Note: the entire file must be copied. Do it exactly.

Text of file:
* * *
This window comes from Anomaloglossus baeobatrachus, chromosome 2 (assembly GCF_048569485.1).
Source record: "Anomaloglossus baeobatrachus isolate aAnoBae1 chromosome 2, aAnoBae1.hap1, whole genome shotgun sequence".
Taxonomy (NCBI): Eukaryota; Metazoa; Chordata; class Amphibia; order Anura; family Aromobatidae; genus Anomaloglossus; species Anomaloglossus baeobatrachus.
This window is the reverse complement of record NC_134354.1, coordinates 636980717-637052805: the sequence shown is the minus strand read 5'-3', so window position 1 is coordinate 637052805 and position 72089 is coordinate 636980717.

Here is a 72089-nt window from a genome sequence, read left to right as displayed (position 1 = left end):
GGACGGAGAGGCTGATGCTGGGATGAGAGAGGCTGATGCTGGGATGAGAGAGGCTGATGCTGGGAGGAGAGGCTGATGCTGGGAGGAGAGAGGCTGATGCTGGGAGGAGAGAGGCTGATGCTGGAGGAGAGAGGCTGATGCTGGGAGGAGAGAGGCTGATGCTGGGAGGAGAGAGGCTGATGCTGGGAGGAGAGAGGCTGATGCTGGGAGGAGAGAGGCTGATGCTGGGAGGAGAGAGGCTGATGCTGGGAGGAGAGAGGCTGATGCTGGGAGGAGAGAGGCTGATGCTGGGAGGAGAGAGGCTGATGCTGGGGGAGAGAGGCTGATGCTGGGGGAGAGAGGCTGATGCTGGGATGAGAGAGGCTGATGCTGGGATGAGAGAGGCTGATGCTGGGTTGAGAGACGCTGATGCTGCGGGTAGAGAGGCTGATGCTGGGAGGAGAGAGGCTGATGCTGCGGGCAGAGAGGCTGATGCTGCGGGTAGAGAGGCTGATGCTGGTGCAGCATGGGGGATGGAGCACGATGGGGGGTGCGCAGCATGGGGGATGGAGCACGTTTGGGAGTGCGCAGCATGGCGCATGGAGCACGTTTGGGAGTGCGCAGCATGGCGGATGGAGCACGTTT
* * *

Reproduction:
This window comes from Anomaloglossus baeobatrachus, chromosome 2 (assembly GCF_048569485.1).
Source record: "Anomaloglossus baeobatrachus isolate aAnoBae1 chromosome 2, aAnoBae1.hap1, whole genome shotgun sequence".
Taxonomy (NCBI): Eukaryota; Metazoa; Chordata; class Amphibia; order Anura; family Aromobatidae; genus Anomaloglossus; species Anomaloglossus baeobatrachus.
This window is the reverse complement of record NC_134354.1, coordinates 636980717-637052805: the sequence shown is the minus strand read 5'-3', so window position 1 is coordinate 637052805 and position 72089 is coordinate 636980717.

Here is a 72089-nt window from a genome sequence, read left to right as displayed (position 1 = left end):
GGACGGAGAGGCTGATGCTGGGATGAGAGAGGCTGATGCTGGGATGAGAGAGGCTGATGCTGGGAGGAGAGGCTGATGCTGGGAGGAGAGAGGCTGATGCTGGGAGGAGAGAGGCTGATGCTGGAGGAGAGAGGCTGATGCTGGGAGGAGAGAGGCTGATGCTGGGAGGAGAGAGGCTGATGCTGGGAGGAGAGAGGCTGATGCTGGGAGGAGAGAGGCTGATGCTGGGAGGAGAGAGGCTGATGCTGGGAGGAGAGAGGCTGATGCTGGGAGGAGAGAGGCTGATGCTGGGAGGAGAGAGGCTGATGCTGGGGGAGAGAGGCTGATGCTGGGGGAGAGAGGCTGATGCTGGGATGAGAGAGGCTGATGCTGGGATGAGAGAGGCTGATGCTGGGTTGAGAGACGCTGATGCTGCGGGTAGAGAGGCTGATGCTGGGAGGAGAGAGGCTGATGCTGCGGGCAGAGAGGCTGATGCTGCGGGTAGAGAGGCTGATGCTGGTGCAGCATGGGGGATGGAGCACGATGGGGGGTGCGCAGCATGGGGGATGGAGCACGTTTGGGAGTGCGCAGCATGGCGCATGGAGCACGTTTGGGAGTGCGCAGCATGGCGGATGGAGCACGTTT